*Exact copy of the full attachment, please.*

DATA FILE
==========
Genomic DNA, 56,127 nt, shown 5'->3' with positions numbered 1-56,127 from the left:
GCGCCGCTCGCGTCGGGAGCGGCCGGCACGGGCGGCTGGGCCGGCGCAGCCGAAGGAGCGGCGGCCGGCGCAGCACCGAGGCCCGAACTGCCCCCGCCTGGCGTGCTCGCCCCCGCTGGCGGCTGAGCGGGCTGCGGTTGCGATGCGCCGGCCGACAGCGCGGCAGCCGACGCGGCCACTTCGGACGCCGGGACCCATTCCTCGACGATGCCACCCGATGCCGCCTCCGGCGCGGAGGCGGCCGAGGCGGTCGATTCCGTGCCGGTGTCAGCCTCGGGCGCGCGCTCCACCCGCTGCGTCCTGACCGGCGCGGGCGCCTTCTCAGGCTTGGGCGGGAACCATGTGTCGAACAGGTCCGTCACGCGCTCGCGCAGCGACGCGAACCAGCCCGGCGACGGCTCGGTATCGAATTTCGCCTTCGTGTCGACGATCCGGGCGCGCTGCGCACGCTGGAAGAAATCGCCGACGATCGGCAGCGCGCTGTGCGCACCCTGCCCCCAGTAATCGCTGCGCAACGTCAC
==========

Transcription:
Genomic DNA, 56,127 nt, shown 5'->3' with positions numbered 1-56,127 from the left:
GCGCCGCTCGCGTCGGGAGCGGCCGGCACGGGCGGCTGGGCCGGCGCAGCCGAAGGAGCGGCGGCCGGCGCAGCACCGAGGCCCGAACTGCCCCCGCCTGGCGTGCTCGCCCCCGCTGGCGGCTGAGCGGGCTGCGGTTGCGATGCGCCGGCCGACAGCGCGGCAGCCGACGCGGCCACTTCGGACGCCGGGACCCATTCCTCGACGATGCCACCCGATGCCGCCTCCGGCGCGGAGGCGGCCGAGGCGGTCGATTCCGTGCCGGTGTCAGCCTCGGGCGCGCGCTCCACCCGCTGCGTCCTGACCGGCGCGGGCGCCTTCTCAGGCTTGGGCGGGAACCATGTGTCGAACAGGTCCGTCACGCGCTCGCGCAGCGACGCGAACCAGCCCGGCGACGGCTCGGTATCGAATTTCGCCTTCGTGTCGACGATCCGGGCGCGCTGCGCACGCTGGAAGAAATCGCCGACGATCGGCAGCGCGCTGTGCGCACCCTGCCCCCAGTAATCGCTGCGCAACGTCAC